This is the first post in a series. You can find links to all the others by scrolling down to the bottom of the page — below the comments — and looking at the pingbacks.
Almost two years ago, I created a long series of posts looking at depth of field (DOF) using modulation transfer functions as metrics rather than the convention circles of confusion (CoCs). This allowed lens aberrations, diffraction, and output resolution to be taken into account, something that if difficult to impossible using conventional techniques.
There were four problems:
- MTF measures in general, and MTF50 in particular, are not well understood by a large segment of the photographic community.
- The mathematics required to calculate the MTF50 results was complex and slow if approximations were avoided, and rife with heuristics if they were not.
- Because of the above, it was not practical for me to provide the tools that I was using to the photographic community at large
- The results showed the results of decisions about lens selection, f-stop choice, and focused distance settings, but offered no guidance on how to optimize those things.
Especially among medium format (MF) users the issues of managing depth of field and diffraction blur for landscape photography come up a lot, so I decided to take another crack at the problem, the the objective of solving the four issues above.
- Sharpness is not the most important thing in photography. Even for landscape photographs in which Group f.64 levels of sharpness are desired, the success of the picture is usually far more dependent on other things.
- Sharpness is not binary. One person’s “razor sharp” is another person’s “a bit soft”. Thinking of sharpness as binary can lead to bad decisions and Internet acrimony.
- There is a hazy, indistinct threshold between “sharp enough” and “not sharp enough” that varies with photographer, subject, and print size.
- With modern lenses and modern FF and MF cameras, landscape photograph sharpness is often limited by diffraction and DOF, rather than by lens quality or sensor resolution, This is especially true near the center of the captured image.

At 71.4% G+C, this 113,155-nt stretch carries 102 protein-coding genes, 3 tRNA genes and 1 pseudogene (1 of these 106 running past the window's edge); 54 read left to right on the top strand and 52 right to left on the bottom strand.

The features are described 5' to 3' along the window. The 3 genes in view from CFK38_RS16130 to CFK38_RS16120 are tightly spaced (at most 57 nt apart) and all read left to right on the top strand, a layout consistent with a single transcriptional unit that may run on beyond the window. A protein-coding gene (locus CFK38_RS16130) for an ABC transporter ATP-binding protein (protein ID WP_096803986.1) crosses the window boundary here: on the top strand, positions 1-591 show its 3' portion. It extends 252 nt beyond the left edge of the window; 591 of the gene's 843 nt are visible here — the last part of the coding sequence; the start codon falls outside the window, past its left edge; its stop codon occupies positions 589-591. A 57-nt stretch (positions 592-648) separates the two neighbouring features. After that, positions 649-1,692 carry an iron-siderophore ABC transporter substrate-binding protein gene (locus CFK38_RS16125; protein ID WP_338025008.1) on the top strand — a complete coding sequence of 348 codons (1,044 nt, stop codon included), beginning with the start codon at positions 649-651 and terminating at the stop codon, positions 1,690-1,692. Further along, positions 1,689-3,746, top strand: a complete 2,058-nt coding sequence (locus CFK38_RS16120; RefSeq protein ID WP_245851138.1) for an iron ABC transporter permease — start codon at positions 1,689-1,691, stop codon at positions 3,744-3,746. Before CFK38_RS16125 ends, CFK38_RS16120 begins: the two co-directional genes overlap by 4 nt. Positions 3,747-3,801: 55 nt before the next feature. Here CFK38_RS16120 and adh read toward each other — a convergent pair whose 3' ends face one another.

- Maximizing DOF increases diffraction, and vice versa.
- Getting the right amount of sharpness in the right parts of the capture is a matter of blur management, and is not always easy, even for experienced photographers.
I decided to start by looking at sensor blur circle size as a function of f-stop and object distance. First I looked at what happens with an ideal 60mm lens — one with no aberrations and no diffusion — focused at 30 meters. I assumed a sensor with a pixel pitch of 5.3 micrometers (um), like the Fujifilm GFX 50S and 50R. I assumed a fill factor of 100%.
Under those assumptions, the subject blur circle at 30 meters is independent of f-stop, and is equal to the sensor pitch. Stopping down increases sharpness at all other distances.
Next I added the amount of diffraction that you get with green (555 nanometer) light, and changed the fill factor to 70%, which approximates that of the GFX 50S and 50R.
Now, stopping down makes the images less sharp at the focal point and sharper a considerable distance away from that.
If we focus a great distance away, we get this:
Longer focal lengths mean less DOF:
When looking at these curves, it is difficult to see the sharpness effects when the blur circles are small. We can compute a new metric by making the vertical axis the ratio of the sensor height over the blur circle diameter, so it becomes the number of blur circles per sensor height:
The number of blur circles per picture height is roughly comparable to MTF50 in lines/ph, or twice MTF50 in cycles/ph. Anything below 2000 or so is visibly soft. Anything below 1000 or so is quite soft.
I could go ahead and add in lens aberration blur, but that is problematical for many reasons:
- It would be difficult for people to understand the aberration blur that their particular lenses introduce.
- Lens aberration blur varies across the frame, sometimes wildly.
- At the lenses that most people use for most landscapes, lens aberration blur is less important than diffraction or DOF.
With that work under our belt, I’ll look at optimizing f-stop and focused distance in the next post.